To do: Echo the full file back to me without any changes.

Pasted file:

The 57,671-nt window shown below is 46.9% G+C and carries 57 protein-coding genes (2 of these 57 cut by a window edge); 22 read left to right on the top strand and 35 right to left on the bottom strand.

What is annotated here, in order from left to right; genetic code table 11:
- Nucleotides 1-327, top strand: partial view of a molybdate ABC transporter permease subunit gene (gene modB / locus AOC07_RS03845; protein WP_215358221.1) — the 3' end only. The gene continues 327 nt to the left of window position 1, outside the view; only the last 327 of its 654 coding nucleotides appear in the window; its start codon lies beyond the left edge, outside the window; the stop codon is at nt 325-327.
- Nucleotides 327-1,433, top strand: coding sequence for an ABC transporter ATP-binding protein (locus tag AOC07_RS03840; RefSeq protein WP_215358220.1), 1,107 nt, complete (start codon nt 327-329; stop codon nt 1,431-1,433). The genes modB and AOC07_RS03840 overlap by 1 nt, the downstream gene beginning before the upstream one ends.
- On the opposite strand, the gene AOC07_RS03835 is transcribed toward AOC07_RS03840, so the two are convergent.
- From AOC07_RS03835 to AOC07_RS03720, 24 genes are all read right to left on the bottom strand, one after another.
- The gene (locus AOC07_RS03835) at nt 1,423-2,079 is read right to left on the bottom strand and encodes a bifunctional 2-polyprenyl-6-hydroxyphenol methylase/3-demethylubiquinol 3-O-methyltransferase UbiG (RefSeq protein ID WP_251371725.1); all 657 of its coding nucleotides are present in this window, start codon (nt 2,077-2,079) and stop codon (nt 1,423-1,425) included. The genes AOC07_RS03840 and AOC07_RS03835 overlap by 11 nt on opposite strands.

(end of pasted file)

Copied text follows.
The 57,671-nt window shown below is 46.9% G+C and carries 57 protein-coding genes (2 of these 57 cut by a window edge); 22 read left to right on the top strand and 35 right to left on the bottom strand.

What is annotated here, in order from left to right; genetic code table 11:
- Nucleotides 1-327, top strand: partial view of a molybdate ABC transporter permease subunit gene (gene modB / locus AOC07_RS03845; protein WP_215358221.1) — the 3' end only. The gene continues 327 nt to the left of window position 1, outside the view; only the last 327 of its 654 coding nucleotides appear in the window; its start codon lies beyond the left edge, outside the window; the stop codon is at nt 325-327.
- Nucleotides 327-1,433, top strand: coding sequence for an ABC transporter ATP-binding protein (locus tag AOC07_RS03840; RefSeq protein WP_215358220.1), 1,107 nt, complete (start codon nt 327-329; stop codon nt 1,431-1,433). The genes modB and AOC07_RS03840 overlap by 1 nt, the downstream gene beginning before the upstream one ends.
- On the opposite strand, the gene AOC07_RS03835 is transcribed toward AOC07_RS03840, so the two are convergent.
- From AOC07_RS03835 to AOC07_RS03720, 24 genes are all read right to left on the bottom strand, one after another.
- The gene (locus AOC07_RS03835) at nt 1,423-2,079 is read right to left on the bottom strand and encodes a bifunctional 2-polyprenyl-6-hydroxyphenol methylase/3-demethylubiquinol 3-O-methyltransferase UbiG (RefSeq protein ID WP_251371725.1); all 657 of its coding nucleotides are present in this window, start codon (nt 2,077-2,079) and stop codon (nt 1,423-1,425) included. The genes AOC07_RS03840 and AOC07_RS03835 overlap by 11 nt on opposite strands.